CCK spells out new SMS rules
By Semaj Itosno, Nairobi, Kenya
The Communications Commission of Kenya (CCK), has unveiled new regulations aimed at curbing hate speech ahead of the 2013 general elections.
In the new rules, Content Service Providers sending political messages shall be required to submit SMSs for vetting to the mobile operators at least 48 hours before sending.
To further protect cell phone subscribers from receiving spam messages, CCK has banned transmission of political messages to end users who have not subscribed for the service.
CCK developed the guidelines in consultation with the National Cohesion and Integration Commission (NCIC), the Independent Electoral and Boundaries Commission (IEBC), the Registrar of Political Parties, mobile network operators and content service providers.
The industry regulator, has also banned transmission of anonymous political messages and mobile operators have been given right to refuse transmitting political messages deemed as offensive to the law.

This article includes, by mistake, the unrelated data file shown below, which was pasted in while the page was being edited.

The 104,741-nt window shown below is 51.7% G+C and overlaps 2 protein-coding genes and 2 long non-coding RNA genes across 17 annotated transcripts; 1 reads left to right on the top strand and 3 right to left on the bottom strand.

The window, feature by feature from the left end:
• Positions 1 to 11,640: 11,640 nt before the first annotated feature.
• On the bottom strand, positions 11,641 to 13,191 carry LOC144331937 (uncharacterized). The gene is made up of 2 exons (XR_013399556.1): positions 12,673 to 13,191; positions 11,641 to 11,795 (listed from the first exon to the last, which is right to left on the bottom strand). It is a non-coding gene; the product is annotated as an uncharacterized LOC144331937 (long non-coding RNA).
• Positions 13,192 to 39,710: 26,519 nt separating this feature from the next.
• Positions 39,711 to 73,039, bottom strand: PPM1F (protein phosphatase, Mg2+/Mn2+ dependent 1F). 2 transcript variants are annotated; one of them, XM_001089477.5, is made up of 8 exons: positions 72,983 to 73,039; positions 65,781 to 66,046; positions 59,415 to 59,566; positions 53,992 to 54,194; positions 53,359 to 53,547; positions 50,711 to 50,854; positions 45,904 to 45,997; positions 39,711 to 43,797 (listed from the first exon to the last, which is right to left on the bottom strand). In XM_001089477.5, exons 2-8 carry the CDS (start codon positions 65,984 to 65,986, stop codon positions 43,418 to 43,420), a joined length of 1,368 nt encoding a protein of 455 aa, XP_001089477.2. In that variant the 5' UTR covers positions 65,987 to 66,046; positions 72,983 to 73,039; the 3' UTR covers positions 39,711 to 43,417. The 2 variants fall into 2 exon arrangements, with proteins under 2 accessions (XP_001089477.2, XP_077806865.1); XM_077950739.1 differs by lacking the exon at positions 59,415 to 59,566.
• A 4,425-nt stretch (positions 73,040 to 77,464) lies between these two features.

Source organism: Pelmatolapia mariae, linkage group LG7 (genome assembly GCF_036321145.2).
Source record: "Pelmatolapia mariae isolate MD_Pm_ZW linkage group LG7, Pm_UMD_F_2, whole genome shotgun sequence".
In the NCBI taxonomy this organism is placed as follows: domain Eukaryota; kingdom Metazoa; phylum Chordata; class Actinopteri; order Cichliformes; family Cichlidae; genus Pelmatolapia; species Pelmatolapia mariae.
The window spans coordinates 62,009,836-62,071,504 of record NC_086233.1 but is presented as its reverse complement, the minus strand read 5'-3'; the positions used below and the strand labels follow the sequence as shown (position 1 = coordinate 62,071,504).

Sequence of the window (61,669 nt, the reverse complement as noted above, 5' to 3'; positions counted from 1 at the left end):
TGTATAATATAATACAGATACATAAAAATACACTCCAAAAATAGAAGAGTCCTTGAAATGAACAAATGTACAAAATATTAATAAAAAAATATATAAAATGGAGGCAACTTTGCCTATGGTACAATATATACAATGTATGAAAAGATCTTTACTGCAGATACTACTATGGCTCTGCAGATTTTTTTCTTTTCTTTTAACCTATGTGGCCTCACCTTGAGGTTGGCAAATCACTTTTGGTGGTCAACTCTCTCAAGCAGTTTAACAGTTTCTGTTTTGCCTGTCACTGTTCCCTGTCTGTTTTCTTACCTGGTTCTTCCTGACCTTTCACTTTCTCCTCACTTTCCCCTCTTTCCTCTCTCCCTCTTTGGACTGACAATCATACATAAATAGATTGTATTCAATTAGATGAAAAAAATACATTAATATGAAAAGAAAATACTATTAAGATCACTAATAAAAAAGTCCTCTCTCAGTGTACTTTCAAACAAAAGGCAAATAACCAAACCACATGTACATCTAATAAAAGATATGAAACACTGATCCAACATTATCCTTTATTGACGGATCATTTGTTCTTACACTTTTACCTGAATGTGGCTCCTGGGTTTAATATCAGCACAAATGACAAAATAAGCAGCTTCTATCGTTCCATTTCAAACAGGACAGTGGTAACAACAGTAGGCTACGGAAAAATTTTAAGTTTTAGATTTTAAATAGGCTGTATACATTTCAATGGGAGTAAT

“The submission will include the verbatim content of the political message, a signed authorisation from the political party or individual sponsoring the political message, and certified copies of registration documents of the political entity or identification documents of the individuals,” reads the blueprint in part.
The regulator said subscribers who individually send inflammatory text messages shall be tracked down and charged with incitement to violence.
The penalty for persons found guilty of using mobile platforms to threaten, incite, abuse, insult, and stirring up ethnic hatred face a fine not exceeding one million shillings or imprisonment for a jail term of not more than three years; or both.
Francis Wangusi, director general of the CCK said the new rules have been necessitated by the 2007/2008 post-election violence that saw over 1000 people killed and close to one million displaced.
“Content service providers will be required to provide evidence of such consent immediately upon request by mobile operators, government agencies or the regulator,” CCK said in a statement.